Most of savings account money is with Canadian Tire. I also use ING, TD and RBC.
The Big5 banks have pared their sorta-HISAs down to 1.2%, so a lot of this is probably just the general savings market ticking down a bit - perhaps the general reasoning is that there won't be a BoC rate hike anytime soon, and the various HISA rates were overly juicy if one wasn't coming along.
I'd guess each of the HISAs position themselves relative to the others. ING feels it needs only offer 15-20 basis points over the big banks, and PCF thinks it can meet its needs at ING levels. I wouldn't be surprised if Canadian Tire drops down to 1.75% or 1.8% as well - it looks like they tried to drop their rate to 1.75% for a couple of months last April before bouncing back up, even while Ally and others were locked at 2%.
The interesting ones will be the Manitoba credit unions - I'm curious to see what happens there.
Hi Koala, maybe interest-rate investing is a problem because it pays nothing (after inflation). One could opt for dividend-yield to pay twice as much ....and offer a lower tax-rate if non-registered).
Many Bond funds could have losses if interest rates rise; yet if you work through to find funds with short-duration bonds, corporate bonds, and govt/corp bonds globally (pref not from high debt countries) you could be on the right track. Global infrastructure some dividend focus could even be part of such a focus.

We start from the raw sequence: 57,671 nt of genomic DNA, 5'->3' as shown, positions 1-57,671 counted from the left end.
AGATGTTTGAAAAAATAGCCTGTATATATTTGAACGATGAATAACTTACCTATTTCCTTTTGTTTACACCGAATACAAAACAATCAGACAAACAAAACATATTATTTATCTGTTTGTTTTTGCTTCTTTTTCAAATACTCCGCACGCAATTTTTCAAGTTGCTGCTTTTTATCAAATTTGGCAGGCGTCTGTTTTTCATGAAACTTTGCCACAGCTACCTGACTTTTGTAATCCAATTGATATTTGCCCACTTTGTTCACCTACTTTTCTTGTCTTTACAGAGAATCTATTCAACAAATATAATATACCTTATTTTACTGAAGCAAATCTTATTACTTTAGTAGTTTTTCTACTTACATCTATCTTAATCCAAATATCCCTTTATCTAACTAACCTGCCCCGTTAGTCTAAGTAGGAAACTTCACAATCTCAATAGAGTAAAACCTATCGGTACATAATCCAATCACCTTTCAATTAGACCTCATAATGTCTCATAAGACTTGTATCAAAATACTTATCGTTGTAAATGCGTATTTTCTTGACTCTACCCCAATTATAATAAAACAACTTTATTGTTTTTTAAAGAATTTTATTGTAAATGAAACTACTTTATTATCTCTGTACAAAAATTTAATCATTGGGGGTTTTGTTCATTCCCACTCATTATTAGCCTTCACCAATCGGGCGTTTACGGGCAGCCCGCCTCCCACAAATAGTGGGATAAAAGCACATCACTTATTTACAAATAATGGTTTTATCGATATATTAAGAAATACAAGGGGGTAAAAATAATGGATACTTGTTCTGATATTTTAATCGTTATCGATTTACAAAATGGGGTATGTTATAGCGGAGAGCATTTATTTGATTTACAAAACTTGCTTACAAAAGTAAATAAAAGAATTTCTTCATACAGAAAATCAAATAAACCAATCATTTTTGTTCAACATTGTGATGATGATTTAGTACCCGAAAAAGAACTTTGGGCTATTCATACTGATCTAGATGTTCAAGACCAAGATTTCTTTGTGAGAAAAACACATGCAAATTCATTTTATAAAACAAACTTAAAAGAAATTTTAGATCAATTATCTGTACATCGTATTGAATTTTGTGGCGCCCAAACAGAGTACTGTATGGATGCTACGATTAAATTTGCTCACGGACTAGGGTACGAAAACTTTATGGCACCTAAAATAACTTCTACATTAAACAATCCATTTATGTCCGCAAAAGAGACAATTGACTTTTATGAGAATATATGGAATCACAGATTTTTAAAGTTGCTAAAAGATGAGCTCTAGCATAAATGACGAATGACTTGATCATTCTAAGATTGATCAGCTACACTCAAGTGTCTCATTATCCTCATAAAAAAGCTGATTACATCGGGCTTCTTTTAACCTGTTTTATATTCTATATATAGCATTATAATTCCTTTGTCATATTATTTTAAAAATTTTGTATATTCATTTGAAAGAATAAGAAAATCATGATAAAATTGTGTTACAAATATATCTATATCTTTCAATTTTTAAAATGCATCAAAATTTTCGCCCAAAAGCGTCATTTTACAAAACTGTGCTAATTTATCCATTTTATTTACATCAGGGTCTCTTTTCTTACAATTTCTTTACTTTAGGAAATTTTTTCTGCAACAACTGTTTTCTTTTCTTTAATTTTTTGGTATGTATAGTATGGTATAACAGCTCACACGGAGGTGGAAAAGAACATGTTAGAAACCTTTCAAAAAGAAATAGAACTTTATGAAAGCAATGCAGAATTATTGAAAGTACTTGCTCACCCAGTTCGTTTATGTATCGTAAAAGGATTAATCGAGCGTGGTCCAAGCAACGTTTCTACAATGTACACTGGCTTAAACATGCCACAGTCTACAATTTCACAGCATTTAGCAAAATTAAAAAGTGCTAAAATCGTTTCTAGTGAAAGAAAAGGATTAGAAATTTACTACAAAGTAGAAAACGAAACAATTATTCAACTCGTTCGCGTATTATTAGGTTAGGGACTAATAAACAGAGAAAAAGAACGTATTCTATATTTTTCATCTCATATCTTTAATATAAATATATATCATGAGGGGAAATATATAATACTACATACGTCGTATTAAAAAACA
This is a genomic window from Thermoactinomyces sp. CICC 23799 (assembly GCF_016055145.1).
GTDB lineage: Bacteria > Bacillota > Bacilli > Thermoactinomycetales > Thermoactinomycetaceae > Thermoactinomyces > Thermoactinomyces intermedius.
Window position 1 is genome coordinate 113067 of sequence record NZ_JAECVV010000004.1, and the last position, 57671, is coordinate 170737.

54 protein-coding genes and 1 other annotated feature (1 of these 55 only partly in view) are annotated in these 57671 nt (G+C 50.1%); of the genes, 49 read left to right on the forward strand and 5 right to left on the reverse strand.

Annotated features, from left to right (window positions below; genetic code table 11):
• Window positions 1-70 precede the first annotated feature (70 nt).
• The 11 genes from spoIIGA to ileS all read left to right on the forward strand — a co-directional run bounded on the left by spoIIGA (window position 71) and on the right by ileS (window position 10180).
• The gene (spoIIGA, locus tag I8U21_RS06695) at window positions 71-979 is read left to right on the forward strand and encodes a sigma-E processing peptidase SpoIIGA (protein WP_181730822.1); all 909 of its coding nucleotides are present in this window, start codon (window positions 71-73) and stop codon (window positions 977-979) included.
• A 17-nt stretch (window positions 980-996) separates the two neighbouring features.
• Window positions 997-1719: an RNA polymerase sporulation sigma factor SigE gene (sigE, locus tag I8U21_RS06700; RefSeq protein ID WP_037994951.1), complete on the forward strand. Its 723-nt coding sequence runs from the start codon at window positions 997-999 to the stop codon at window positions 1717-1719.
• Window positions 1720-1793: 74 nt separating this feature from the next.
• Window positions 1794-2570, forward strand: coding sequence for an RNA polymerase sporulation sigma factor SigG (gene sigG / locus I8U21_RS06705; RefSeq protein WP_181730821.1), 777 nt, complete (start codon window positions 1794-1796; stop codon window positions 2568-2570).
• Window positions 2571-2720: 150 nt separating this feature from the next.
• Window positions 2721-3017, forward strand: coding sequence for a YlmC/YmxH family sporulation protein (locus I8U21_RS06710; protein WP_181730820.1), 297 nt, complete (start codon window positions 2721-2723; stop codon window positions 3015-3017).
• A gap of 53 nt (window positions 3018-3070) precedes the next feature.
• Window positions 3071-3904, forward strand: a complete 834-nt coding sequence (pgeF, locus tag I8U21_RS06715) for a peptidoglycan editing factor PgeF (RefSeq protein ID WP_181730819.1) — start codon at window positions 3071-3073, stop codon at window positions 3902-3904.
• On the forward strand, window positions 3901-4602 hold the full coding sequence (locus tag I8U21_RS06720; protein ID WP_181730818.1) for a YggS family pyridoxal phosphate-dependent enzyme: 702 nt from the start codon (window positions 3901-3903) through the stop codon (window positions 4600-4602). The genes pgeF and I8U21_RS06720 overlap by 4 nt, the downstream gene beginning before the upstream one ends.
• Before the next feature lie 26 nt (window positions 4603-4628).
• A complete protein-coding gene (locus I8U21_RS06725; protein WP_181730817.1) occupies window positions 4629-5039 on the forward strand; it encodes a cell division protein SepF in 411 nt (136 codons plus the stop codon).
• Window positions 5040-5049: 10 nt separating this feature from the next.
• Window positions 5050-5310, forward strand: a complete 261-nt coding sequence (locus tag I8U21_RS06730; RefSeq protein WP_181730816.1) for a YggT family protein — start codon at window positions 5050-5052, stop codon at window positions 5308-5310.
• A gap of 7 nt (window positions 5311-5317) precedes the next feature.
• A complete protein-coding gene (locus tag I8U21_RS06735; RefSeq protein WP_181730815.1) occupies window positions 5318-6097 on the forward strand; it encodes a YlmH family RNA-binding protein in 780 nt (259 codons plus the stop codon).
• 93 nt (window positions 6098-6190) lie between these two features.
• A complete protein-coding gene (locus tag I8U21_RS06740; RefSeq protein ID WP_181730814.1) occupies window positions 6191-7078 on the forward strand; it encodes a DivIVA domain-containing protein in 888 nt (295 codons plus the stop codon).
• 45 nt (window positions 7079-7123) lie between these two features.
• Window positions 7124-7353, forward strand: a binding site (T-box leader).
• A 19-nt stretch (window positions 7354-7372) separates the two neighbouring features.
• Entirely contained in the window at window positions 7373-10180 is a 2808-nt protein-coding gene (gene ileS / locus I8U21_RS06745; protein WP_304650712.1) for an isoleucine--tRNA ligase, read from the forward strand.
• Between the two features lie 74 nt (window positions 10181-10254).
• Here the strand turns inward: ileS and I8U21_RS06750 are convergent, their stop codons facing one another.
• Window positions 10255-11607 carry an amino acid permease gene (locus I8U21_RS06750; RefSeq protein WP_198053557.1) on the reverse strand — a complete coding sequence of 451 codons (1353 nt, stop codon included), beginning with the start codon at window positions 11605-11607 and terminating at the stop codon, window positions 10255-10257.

I don't give any advice on purchasing in this forum, however the terms I've mentioned here could be accomplished inside a low-cost one- or two-fund portfolio that you could enjoy with some profitability and pleasure for the year's time you suggested.
HISA rates drop?
I just noticed that both Ally and ING has dropped their rates, from 2.0%, and 15% resptively, to 1.8% and 1.35% respectively.
What's going on? I thought rates were pressured to go up??
PS: Ah yes, thanks admin for merging thread.
Last edited by slacker; 2012-04-15 at 05:23 PM.
So far the Manitoba credit unions are still hanging in there at 2% and 2.1%.
BW thanks for the advice! Not all of my money is in HISAs, but there is a large portion there. I did move a little bit more to a bond fund, and may consider contributing more to some of my other MFs. As long as rates don't go down further, I'll play it safe with a good sized portion as cash.
It might not beat inflation, but as long as it beats what the housing market here is doing I'll be happy. I'd prefer it if the HISA rate was still at 3.5% though
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